As NFL franchises spend billions of dollars building new stadia, often with the help of public funds, one of the financial incentives for the city is that it could be selected to host the Super Bowl – the biggest event on turf, and one that comes with a cash injection to local economy from visiting fans.
But how much revenue can a Super Bowl bring to a city? Minnesota was the most recent host, staging Super Bowl 52 at the Viking’s brand-new US Bank Stadium in Minnesota on February 4.
According to the Minnesota Super Bowl Host Committee (MNSBHC), the event generated US$450m for the local economy. The staggering figure is calculated on the fact visitors spent an average US$608 per day over a 10-day period that lead up to and included Super Bowl LII. It also includes companies that hosted corporate events and the expenditure from operations teams.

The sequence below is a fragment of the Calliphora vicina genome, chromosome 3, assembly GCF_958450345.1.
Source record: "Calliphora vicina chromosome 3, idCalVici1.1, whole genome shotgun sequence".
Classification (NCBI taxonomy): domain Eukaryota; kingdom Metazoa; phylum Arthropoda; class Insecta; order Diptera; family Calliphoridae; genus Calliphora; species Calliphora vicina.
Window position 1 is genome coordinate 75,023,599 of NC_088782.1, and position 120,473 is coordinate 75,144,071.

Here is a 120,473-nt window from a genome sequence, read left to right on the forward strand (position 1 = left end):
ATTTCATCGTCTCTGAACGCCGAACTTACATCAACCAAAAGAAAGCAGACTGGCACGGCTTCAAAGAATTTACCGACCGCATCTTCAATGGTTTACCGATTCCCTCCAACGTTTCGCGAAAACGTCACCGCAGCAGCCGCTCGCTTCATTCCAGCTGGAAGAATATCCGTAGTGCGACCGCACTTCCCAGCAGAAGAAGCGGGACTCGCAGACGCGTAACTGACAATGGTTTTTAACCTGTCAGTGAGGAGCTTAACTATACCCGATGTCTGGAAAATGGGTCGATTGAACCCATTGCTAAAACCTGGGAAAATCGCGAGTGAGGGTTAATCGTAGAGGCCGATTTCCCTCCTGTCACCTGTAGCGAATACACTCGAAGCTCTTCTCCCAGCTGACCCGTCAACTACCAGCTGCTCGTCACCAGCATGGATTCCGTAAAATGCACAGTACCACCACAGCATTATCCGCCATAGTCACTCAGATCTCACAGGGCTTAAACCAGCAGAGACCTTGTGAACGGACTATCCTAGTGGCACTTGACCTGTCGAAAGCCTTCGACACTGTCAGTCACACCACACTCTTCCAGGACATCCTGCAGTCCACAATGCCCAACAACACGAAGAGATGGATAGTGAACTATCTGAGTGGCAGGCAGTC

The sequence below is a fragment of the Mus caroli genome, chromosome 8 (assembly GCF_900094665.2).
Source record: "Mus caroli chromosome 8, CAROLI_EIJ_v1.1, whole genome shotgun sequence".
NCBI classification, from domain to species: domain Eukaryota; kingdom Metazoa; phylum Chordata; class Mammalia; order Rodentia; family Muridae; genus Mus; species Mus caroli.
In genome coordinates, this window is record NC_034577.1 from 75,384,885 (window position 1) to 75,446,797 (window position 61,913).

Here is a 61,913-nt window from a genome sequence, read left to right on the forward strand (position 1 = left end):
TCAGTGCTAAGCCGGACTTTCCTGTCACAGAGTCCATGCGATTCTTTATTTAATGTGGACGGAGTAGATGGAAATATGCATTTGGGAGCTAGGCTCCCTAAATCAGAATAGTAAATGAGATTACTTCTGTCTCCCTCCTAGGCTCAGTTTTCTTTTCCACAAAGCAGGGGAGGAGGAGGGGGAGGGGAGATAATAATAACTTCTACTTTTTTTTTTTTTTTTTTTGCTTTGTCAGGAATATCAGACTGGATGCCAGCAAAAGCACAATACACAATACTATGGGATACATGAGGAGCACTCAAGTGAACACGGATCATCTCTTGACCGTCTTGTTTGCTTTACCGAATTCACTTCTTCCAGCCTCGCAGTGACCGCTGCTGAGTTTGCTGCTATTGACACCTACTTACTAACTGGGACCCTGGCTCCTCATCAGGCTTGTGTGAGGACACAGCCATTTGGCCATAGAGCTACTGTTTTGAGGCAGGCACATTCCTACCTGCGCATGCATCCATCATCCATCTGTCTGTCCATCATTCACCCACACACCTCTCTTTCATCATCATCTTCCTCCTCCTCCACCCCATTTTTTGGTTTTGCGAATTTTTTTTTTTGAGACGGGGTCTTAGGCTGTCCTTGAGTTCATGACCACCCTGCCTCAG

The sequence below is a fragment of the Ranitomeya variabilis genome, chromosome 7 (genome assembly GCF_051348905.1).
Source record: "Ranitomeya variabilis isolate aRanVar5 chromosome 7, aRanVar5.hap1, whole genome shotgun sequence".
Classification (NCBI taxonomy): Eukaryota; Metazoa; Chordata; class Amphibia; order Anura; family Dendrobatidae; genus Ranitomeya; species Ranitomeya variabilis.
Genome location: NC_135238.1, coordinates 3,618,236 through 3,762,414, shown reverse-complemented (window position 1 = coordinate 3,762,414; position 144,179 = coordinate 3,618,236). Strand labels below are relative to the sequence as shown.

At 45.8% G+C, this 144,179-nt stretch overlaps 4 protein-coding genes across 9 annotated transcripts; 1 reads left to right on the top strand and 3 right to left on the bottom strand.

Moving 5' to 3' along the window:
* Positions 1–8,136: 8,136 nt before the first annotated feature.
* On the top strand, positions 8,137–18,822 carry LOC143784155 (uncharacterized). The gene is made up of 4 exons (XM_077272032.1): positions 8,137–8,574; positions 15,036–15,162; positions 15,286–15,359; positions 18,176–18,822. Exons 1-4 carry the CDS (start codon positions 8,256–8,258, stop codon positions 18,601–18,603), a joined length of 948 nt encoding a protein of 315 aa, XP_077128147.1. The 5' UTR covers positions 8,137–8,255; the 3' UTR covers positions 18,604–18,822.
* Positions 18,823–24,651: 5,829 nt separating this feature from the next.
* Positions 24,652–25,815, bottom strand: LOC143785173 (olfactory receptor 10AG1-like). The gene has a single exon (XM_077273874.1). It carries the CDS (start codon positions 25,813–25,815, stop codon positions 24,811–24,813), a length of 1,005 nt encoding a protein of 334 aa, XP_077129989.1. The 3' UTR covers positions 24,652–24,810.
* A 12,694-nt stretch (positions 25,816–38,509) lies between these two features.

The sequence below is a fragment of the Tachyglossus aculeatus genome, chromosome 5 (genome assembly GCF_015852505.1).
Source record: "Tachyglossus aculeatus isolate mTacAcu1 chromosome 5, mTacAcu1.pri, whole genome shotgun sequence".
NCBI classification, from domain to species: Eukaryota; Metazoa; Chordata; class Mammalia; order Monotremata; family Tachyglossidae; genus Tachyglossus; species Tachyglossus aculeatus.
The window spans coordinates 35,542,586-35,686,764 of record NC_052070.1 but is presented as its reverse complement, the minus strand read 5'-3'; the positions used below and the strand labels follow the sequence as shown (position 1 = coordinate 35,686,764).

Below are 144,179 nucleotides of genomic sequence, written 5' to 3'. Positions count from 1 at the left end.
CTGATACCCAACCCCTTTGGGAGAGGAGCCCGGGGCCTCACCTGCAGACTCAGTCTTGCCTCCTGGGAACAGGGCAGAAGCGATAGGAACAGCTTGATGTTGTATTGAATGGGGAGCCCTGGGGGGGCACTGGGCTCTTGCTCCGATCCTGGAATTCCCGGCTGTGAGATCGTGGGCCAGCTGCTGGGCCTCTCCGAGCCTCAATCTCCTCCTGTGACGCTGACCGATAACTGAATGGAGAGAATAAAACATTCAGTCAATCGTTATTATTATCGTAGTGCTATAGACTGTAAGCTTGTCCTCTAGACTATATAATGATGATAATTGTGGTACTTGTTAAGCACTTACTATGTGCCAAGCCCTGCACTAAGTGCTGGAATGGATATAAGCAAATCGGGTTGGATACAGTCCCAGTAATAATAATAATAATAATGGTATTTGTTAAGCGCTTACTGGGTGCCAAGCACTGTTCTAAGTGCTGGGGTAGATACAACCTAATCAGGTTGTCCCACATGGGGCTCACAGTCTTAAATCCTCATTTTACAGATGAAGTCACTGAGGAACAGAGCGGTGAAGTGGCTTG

The Economic Impact Report states the figure is nearly US$50m higher than initial estimates, and is higher than previous Super Bowls. This was supported by a record demand for hotel rooms and record numbers of passengers and planes at MSP Airport.
“Minnesota promised the ‘Bold North’ for the Super Bowl, and we delivered,” said Minnesota Governor Mark Dayton. “I thank the football fans who traveled to Minnesota to enjoy the big game, our fabulous US. Bank Stadium and everything else that makes Minnesota so exceptional.
“I also thank the thousands of law enforcement officers and volunteers who made the event such a success. Super Bowl LII left a lasting, positive impact on Minnesota’s economy, small businesses and communities.”
Images: Mark Goodman
By Illya Verpraet
June 1, 2018